Distance from Kolkata: 210 km
Driving time: 4 hours approx
Road Trip – 2-3 days
Located some 210 km away from Kolkata, Maithon is one of the most picturesque driving destinations in West Bengal. Its beauty is both natural and manmade. While the lake, hillocks and the resplendent greenery are nature’s gifts to us the huge reservoir, the sluice gates and driveway on the dam are magic spun by engineering skills of mankind. Maithon is among the handful destinations which can be visited during the monsoon. After wheeling to almost 36 places across the length and breadth of the state, Team WHEELS vouches for this driving destination ideal for lounging during a long weekend
Route: The best thing about driving to Maithon is that you get to drive on National Highway 2 –one of the new generation highways. It is ideal for a new entrant to the world self-driven tours since it involves only highway driving.
Once you are through Vidyasagar Setu, enter into the Kona Expressway which is connected to NH-2 by a flyover at its end. The road condition in Kona Expressway is at present quite treacherous and as a result the traffic movement is dead slow. However, it is just a short stretch before you are on NH-2. Immediately after the intersection at Dankuni on NH-2, you will enter into Durgapur Expressway with a toll tax entry point of Rs 35/- for cars. The butter smooth tarmac of Durgapur Expressway gives you immense pleasure in driving and there are several food joints which would be ideal for a brief stopover for breakfast or lunch.
But then your woe begins because of the poor condition of the road at Panagarh Bazar resulting in terrible traffic congestion. Vehicles only crawl in this stretch; in case you get caught in a terrific congestion you may opt to bypass this 3 km long stretch through ‘Kota Morh’ which lies on the right i.e. on the Kolkata bound down traffic lane. The bypass will take you through the villages of Kota, Pondali, Sonai and ultimately meet NH-2 at a point beyond Panagarh Bazaar just before the Darjeeling Morh (intersection).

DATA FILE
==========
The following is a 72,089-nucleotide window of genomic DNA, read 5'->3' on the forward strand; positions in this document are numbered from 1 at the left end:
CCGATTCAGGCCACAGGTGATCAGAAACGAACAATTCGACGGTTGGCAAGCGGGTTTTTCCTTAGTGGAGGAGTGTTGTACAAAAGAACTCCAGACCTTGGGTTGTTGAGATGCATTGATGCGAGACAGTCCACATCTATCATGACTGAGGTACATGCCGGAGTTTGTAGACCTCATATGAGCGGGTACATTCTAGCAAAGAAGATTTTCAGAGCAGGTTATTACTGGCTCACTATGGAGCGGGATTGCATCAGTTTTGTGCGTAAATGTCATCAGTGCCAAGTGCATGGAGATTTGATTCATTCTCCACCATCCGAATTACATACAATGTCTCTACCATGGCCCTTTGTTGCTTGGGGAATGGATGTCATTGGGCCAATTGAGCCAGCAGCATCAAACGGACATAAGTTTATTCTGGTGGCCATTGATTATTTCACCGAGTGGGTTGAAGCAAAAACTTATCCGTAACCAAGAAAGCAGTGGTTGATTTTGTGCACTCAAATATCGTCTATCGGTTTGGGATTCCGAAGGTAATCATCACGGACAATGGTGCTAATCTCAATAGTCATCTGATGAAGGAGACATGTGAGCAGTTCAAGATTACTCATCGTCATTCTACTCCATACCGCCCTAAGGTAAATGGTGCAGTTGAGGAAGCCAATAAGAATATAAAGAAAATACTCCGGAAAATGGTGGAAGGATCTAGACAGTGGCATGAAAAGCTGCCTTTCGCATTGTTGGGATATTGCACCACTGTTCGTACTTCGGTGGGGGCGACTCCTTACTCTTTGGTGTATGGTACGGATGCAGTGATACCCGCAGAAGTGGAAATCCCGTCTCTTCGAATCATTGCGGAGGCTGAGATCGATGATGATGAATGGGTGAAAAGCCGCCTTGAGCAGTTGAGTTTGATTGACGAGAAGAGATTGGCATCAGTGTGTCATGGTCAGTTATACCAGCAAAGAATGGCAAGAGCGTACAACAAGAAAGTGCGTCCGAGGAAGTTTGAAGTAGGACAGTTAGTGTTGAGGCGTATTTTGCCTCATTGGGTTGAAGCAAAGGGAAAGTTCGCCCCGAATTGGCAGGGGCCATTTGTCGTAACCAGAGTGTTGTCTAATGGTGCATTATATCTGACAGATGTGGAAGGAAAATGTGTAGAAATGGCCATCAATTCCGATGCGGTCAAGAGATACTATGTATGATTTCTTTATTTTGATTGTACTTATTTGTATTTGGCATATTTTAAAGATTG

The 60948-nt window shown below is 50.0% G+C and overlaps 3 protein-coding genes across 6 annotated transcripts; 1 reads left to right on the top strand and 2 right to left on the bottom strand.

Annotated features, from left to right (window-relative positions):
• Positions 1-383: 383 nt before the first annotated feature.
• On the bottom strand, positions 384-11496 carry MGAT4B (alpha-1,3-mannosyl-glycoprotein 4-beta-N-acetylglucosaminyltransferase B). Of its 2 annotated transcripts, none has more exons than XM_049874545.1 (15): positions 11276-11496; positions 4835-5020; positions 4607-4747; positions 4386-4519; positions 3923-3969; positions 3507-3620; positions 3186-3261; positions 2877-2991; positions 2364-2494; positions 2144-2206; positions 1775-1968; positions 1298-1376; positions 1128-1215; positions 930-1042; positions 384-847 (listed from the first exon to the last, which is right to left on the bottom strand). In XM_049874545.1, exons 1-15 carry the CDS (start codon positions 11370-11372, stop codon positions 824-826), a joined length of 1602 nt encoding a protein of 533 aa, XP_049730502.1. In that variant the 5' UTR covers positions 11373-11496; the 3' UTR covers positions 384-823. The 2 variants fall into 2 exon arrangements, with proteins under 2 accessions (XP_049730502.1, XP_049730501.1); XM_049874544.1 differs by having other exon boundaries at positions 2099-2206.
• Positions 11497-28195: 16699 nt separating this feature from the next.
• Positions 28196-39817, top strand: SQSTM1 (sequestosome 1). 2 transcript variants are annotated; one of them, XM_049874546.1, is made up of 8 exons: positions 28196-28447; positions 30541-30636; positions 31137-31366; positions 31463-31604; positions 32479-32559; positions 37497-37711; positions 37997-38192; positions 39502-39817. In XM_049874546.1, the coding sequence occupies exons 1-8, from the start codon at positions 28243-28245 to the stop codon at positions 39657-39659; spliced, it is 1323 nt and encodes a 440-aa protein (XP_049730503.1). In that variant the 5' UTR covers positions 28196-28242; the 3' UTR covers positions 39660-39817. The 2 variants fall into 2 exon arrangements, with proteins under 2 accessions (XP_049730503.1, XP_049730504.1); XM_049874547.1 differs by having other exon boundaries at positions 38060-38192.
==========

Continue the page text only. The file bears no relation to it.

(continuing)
However, if you are lucky enough to smooth sail through the stretch near Panagarh Bazar continue on NH-2 leaving behind the Darjeeling Morh (also called Morgram Morh)– the junction from which you take right to proceed towards Santiniketan. Proceed straight through NH-2 and you will leave behind the intersections of Durgapur, Andal, Raniganj, Jamuria, Asansol to finally reach ‘Duburdih check post’ immediately after which there is a bridge on River Barakar marking the border between West Bengal and Jharkhand. Look out for the intersection at Duburdih; one can easily make out the spot from the large number of heavy vehicles parked on both sides of the highway at the check post while leaving only a constricted space for traffic movement on NH-2. ‘Duburdih Morh’ is the final intersection before Maithon from where you have to enter right, leave NH-2 and proceed for another 2 km to reach Kalyaneswari temple. The Maithon dam is another 3 km from the temple.
Maithon is simply beautiful; the vast expanse of the clear blue sky, the emerald green water of the reservoir and the landscape dotted with vibrant green vegetation and the driveway on the dam in between- all merge to delight your senses. It is wonderful to take walks across the dam and watch the cascading waters when the sluice gates are opened. The sound is deafening almost like you are beside an ocean.
The catastrophic floods in the Damodar Valley before Indian independence led to the appointment of Damodar Flood Enquiry Committee to suggest remedial measures. The Damodar Valley Corporation (DVC) came into existence in 1948 for the development and management of the basin as a whole. As a result, four dams at Tilaiya, Konar, Maithon and Panchet, along with the Durgapur Barrage were constructed.
The Maithon dam is located between the two neighbouring states of West Bengal (Burdwan) and Jharkhand (Dhanbad). The water reservoir at Maithon dam is supposed to be the biggest- built by the DVC on the Barakar River and the states lie at two opposite banks. The unique feature of this project is that it has also got a hydel power station which is located underground in the left bank of the river and is the first of its kind in India.
Maithon, as the name suggests, may have originated from the word Mai-ka-sthan (‘Mother’s Abode’). The ancient temple of Kalyaneshwari is nearby. On both ends of the dam are roadside refreshment stalls which sell everything – from telebhaja to soft drinks. On the West Bengal side of the dam near DVC’s guest house ‘Majumdar Niwas’ you will find the biggest attraction – boating facilities.
The boating facilities include all types of boats– speed boats, paddle boats and country boats. The charges vary between Rs 50/- and Rs 500/- per boat for a fixed period of time. If you happen to visit Maithon, a boat ride in the lake is a must.